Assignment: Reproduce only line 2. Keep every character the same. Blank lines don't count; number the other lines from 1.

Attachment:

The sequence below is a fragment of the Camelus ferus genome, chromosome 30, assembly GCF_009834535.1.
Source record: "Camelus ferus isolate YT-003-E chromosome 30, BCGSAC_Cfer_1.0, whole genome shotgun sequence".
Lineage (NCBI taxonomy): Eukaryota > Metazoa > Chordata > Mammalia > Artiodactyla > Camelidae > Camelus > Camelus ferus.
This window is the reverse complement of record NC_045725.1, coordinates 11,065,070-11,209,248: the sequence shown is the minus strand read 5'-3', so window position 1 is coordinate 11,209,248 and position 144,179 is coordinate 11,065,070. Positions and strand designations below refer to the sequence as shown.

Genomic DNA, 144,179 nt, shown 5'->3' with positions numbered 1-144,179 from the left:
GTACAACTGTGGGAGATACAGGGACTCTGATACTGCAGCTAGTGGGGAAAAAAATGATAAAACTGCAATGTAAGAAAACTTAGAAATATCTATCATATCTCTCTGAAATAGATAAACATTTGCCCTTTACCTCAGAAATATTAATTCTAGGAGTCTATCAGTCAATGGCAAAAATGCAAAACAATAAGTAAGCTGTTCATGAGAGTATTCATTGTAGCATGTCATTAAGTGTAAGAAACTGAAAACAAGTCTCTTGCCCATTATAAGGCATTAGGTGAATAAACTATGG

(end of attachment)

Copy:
Source record: "Camelus ferus isolate YT-003-E chromosome 30, BCGSAC_Cfer_1.0, whole genome shotgun sequence".